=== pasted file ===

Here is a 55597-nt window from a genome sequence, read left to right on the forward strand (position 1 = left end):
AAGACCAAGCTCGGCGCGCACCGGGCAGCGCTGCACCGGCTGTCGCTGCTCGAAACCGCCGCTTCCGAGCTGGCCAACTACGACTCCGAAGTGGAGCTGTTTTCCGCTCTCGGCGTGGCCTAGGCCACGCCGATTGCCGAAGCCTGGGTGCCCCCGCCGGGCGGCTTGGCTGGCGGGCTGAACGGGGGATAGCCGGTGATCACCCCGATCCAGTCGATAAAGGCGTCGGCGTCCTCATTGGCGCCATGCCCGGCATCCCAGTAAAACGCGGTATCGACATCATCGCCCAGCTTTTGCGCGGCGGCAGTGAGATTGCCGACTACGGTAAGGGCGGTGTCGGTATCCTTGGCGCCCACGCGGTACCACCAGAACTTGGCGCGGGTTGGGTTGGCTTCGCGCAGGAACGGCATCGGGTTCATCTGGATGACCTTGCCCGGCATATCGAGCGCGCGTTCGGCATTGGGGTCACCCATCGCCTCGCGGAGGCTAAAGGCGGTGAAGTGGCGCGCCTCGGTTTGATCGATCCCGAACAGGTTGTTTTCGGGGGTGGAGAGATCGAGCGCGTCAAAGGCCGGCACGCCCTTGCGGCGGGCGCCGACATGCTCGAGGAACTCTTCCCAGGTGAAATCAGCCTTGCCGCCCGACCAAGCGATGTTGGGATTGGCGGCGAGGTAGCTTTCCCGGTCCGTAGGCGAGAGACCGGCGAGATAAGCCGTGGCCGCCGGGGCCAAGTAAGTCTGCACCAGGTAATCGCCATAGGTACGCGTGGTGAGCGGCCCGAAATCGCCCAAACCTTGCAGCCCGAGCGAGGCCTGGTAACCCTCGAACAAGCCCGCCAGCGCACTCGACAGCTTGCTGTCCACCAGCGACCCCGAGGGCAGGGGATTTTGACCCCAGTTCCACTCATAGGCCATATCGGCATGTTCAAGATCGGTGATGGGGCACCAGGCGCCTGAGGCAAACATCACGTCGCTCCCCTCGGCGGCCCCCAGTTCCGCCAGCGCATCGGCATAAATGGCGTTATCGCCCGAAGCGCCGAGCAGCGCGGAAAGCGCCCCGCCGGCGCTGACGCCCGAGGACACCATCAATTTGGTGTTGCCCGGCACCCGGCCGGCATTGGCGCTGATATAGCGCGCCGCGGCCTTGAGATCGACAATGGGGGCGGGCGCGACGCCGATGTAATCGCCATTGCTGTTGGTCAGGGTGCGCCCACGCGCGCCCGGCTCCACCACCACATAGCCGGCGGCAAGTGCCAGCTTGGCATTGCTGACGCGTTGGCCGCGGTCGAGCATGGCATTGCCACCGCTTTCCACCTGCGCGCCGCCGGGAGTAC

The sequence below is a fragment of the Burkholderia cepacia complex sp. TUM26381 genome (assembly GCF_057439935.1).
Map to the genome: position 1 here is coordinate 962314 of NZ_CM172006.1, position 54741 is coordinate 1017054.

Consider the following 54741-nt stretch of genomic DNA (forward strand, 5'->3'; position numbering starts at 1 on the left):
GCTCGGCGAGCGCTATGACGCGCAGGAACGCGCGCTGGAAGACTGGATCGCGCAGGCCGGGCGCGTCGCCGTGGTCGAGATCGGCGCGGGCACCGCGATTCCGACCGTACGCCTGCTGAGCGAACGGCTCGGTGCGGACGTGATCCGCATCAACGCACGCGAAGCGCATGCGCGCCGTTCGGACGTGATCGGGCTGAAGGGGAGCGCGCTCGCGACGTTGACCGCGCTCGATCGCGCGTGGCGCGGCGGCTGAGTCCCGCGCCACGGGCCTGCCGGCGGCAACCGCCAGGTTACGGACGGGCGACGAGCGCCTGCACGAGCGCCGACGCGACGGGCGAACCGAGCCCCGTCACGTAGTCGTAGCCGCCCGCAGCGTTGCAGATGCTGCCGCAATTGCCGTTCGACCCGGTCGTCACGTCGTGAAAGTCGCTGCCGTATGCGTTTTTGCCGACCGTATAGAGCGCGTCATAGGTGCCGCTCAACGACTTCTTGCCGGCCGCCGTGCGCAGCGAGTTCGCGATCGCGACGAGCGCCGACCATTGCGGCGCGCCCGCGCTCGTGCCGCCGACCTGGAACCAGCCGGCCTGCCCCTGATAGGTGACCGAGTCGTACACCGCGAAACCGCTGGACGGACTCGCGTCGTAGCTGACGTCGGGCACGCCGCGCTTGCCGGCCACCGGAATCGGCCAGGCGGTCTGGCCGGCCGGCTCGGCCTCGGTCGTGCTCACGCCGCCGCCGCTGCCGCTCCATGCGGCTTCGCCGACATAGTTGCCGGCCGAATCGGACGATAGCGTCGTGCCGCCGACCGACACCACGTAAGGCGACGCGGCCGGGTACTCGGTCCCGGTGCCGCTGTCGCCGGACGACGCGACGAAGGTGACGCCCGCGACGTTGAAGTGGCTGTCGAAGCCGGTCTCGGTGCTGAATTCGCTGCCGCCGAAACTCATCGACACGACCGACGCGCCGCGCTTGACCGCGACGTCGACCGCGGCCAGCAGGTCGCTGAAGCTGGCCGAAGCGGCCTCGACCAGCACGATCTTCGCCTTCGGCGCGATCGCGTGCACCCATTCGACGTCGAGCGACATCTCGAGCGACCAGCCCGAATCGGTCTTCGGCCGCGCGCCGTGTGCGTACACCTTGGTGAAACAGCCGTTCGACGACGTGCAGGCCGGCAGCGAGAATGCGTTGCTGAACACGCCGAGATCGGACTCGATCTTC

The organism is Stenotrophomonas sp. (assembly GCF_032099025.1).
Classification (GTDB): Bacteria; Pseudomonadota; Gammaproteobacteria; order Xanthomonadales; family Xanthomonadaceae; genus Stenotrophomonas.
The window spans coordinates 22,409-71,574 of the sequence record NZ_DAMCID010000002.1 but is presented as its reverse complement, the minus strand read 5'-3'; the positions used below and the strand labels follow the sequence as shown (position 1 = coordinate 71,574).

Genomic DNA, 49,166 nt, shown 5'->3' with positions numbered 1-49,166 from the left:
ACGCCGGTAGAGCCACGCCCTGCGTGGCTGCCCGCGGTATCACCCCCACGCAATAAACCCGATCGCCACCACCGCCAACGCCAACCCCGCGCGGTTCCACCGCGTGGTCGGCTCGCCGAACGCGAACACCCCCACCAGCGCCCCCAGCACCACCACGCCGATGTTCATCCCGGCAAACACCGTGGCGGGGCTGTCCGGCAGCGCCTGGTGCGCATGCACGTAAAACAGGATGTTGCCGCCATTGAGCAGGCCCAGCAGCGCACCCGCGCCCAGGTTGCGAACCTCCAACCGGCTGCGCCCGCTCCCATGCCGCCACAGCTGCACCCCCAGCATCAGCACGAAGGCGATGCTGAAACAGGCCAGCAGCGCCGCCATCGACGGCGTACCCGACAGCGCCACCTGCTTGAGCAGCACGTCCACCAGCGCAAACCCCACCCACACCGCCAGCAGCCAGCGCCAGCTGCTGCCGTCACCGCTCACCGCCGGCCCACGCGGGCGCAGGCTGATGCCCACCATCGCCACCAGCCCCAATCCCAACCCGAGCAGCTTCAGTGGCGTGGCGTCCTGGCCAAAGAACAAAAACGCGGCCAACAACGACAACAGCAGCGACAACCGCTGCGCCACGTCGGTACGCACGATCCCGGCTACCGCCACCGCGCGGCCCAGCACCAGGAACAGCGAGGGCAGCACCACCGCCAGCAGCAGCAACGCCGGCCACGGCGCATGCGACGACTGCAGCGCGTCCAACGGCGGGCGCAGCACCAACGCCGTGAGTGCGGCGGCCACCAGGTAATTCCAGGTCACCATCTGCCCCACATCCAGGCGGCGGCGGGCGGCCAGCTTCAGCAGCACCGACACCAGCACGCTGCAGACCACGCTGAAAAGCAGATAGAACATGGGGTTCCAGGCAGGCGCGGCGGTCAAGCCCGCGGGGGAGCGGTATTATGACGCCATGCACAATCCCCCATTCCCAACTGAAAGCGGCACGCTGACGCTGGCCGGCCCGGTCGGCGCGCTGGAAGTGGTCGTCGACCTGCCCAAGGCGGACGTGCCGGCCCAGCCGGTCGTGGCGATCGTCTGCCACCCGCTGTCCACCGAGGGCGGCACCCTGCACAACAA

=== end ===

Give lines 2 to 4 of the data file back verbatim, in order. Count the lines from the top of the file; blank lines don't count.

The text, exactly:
AAGACCAAGCTCGGCGCGCACCGGGCAGCGCTGCACCGGCTGTCGCTGCTCGAAACCGCCGCTTCCGAGCTGGCCAACTACGACTCCGAAGTGGAGCTGTTTTCCGCTCTCGGCGTGGCCTAGGCCACGCCGATTGCCGAAGCCTGGGTGCCCCCGCCGGGCGGCTTGGCTGGCGGGCTGAACGGGGGATAGCCGGTGATCACCCCGATCCAGTCGATAAAGGCGTCGGCGTCCTCATTGGCGCCATGCCCGGCATCCCAGTAAAACGCGGTATCGACATCATCGCCCAGCTTTTGCGCGGCGGCAGTGAGATTGCCGACTACGGTAAGGGCGGTGTCGGTATCCTTGGCGCCCACGCGGTACCACCAGAACTTGGCGCGGGTTGGGTTGGCTTCGCGCAGGAACGGCATCGGGTTCATCTGGATGACCTTGCCCGGCATATCGAGCGCGCGTTCGGCATTGGGGTCACCCATCGCCTCGCGGAGGCTAAAGGCGGTGAAGTGGCGCGCCTCGGTTTGATCGATCCCGAACAGGTTGTTTTCGGGGGTGGAGAGATCGAGCGCGTCAAAGGCCGGCACGCCCTTGCGGCGGGCGCCGACATGCTCGAGGAACTCTTCCCAGGTGAAATCAGCCTTGCCGCCCGACCAAGCGATGTTGGGATTGGCGGCGAGGTAGCTTTCCCGGTCCGTAGGCGAGAGACCGGCGAGATAAGCCGTGGCCGCCGGGGCCAAGTAAGTCTGCACCAGGTAATCGCCATAGGTACGCGTGGTGAGCGGCCCGAAATCGCCCAAACCTTGCAGCCCGAGCGAGGCCTGGTAACCCTCGAACAAGCCCGCCAGCGCACTCGACAGCTTGCTGTCCACCAGCGACCCCGAGGGCAGGGGATTTTGACCCCAGTTCCACTCATAGGCCATATCGGCATGTTCAAGATCGGTGATGGGGCACCAGGCGCCTGAGGCAAACATCACGTCGCTCCCCTCGGCGGCCCCCAGTTCCGCCAGCGCATCGGCATAAATGGCGTTATCGCCCGAAGCGCCGAGCAGCGCGGAAAGCGCCCCGCCGGCGCTGACGCCCGAGGACACCATCAATTTGGTGTTGCCCGGCACCCGGCCGGCATTGGCGCTGATATAGCGCGCCGCGGCCTTGAGATCGACAATGGGGGCGGGCGCGACGCCGATGTAATCGCCATTGCTGTTGGTCAGGGTGCGCCCACGCGCGCCCGGCTCCACCACCACATAGCCGGCGGCAAGTGCCAGCTTGGCATTGCTGACGCGTTGGCCGCGGTCGAGCATGGCATTGCCACCGCTTTCCACCTGCGCGCCGCCGGGAGTAC

The sequence below is a fragment of the Burkholderia cepacia complex sp. TUM26381 genome (assembly GCF_057439935.1).
Map to the genome: position 1 here is coordinate 962314 of NZ_CM172006.1, position 54741 is coordinate 1017054.